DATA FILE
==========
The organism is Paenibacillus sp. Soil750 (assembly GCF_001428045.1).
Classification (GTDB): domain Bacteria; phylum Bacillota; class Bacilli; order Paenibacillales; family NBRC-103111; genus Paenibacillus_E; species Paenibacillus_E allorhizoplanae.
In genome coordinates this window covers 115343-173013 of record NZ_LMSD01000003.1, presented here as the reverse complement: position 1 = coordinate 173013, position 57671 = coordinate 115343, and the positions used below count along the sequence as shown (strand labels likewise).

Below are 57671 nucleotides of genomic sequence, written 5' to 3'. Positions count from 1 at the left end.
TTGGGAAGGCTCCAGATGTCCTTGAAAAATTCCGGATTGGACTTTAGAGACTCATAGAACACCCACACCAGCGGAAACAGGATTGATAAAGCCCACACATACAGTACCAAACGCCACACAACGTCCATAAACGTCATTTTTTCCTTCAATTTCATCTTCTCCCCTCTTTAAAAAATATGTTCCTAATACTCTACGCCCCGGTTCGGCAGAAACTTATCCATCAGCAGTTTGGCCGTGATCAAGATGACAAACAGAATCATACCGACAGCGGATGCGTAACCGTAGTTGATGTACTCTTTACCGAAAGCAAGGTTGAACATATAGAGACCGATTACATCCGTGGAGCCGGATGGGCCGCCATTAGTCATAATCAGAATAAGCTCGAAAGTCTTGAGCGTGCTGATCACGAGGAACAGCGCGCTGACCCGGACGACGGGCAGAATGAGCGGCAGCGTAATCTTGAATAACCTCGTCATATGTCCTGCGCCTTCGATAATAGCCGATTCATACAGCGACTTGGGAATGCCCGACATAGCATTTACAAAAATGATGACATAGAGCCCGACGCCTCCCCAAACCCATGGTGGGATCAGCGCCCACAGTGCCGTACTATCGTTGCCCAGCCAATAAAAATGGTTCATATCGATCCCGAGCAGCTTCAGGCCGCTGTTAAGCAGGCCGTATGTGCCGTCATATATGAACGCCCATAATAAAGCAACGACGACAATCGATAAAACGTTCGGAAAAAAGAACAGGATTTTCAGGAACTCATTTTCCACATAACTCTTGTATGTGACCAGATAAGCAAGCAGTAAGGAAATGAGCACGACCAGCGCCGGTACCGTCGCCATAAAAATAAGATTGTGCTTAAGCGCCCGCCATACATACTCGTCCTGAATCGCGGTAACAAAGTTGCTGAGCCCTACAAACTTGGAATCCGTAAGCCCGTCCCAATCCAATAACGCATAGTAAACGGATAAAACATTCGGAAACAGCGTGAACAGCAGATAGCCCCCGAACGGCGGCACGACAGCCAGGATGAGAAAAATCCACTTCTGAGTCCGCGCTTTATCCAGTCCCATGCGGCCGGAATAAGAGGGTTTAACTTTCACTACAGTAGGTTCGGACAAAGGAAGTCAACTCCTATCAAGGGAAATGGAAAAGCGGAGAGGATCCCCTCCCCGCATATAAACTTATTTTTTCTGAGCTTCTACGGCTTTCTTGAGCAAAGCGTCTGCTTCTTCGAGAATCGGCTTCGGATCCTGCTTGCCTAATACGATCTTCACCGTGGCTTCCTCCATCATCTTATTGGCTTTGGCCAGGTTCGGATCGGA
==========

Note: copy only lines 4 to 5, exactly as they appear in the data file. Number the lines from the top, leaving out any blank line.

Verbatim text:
Below are 57671 nucleotides of genomic sequence, written 5' to 3'. Positions count from 1 at the left end.
TTGGGAAGGCTCCAGATGTCCTTGAAAAATTCCGGATTGGACTTTAGAGACTCATAGAACACCCACACCAGCGGAAACAGGATTGATAAAGCCCACACATACAGTACCAAACGCCACACAACGTCCATAAACGTCATTTTTTCCTTCAATTTCATCTTCTCCCCTCTTTAAAAAATATGTTCCTAATACTCTACGCCCCGGTTCGGCAGAAACTTATCCATCAGCAGTTTGGCCGTGATCAAGATGACAAACAGAATCATACCGACAGCGGATGCGTAACCGTAGTTGATGTACTCTTTACCGAAAGCAAGGTTGAACATATAGAGACCGATTACATCCGTGGAGCCGGATGGGCCGCCATTAGTCATAATCAGAATAAGCTCGAAAGTCTTGAGCGTGCTGATCACGAGGAACAGCGCGCTGACCCGGACGACGGGCAGAATGAGCGGCAGCGTAATCTTGAATAACCTCGTCATATGTCCTGCGCCTTCGATAATAGCCGATTCATACAGCGACTTGGGAATGCCCGACATAGCATTTACAAAAATGATGACATAGAGCCCGACGCCTCCCCAAACCCATGGTGGGATCAGCGCCCACAGTGCCGTACTATCGTTGCCCAGCCAATAAAAATGGTTCATATCGATCCCGAGCAGCTTCAGGCCGCTGTTAAGCAGGCCGTATGTGCCGTCATATATGAACGCCCATAATAAAGCAACGACGACAATCGATAAAACGTTCGGAAAAAAGAACAGGATTTTCAGGAACTCATTTTCCACATAACTCTTGTATGTGACCAGATAAGCAAGCAGTAAGGAAATGAGCACGACCAGCGCCGGTACCGTCGCCATAAAAATAAGATTGTGCTTAAGCGCCCGCCATACATACTCGTCCTGAATCGCGGTAACAAAGTTGCTGAGCCCTACAAACTTGGAATCCGTAAGCCCGTCCCAATCCAATAACGCATAGTAAACGGATAAAACATTCGGAAACAGCGTGAACAGCAGATAGCCCCCGAACGGCGGCACGACAGCCAGGATGAGAAAAATCCACTTCTGAGTCCGCGCTTTATCCAGTCCCATGCGGCCGGAATAAGAGGGTTTAACTTTCACTACAGTAGGTTCGGACAAAGGAAGTCAACTCCTATCAAGGGAAATGGAAAAGCGGAGAGGATCCCCTCCCCGCATATAAACTTATTTTTTCTGAGCTTCTACGGCTTTCTTGAGCAAAGCGTCTGCTTCTTCGAGAATCGGCTTCGGATCCTGCTTGCCTAATACGATCTTCACCGTGGCTTCCTCCATCATCTTATTGGCTTTGGCCAGGTTCGGATCGGA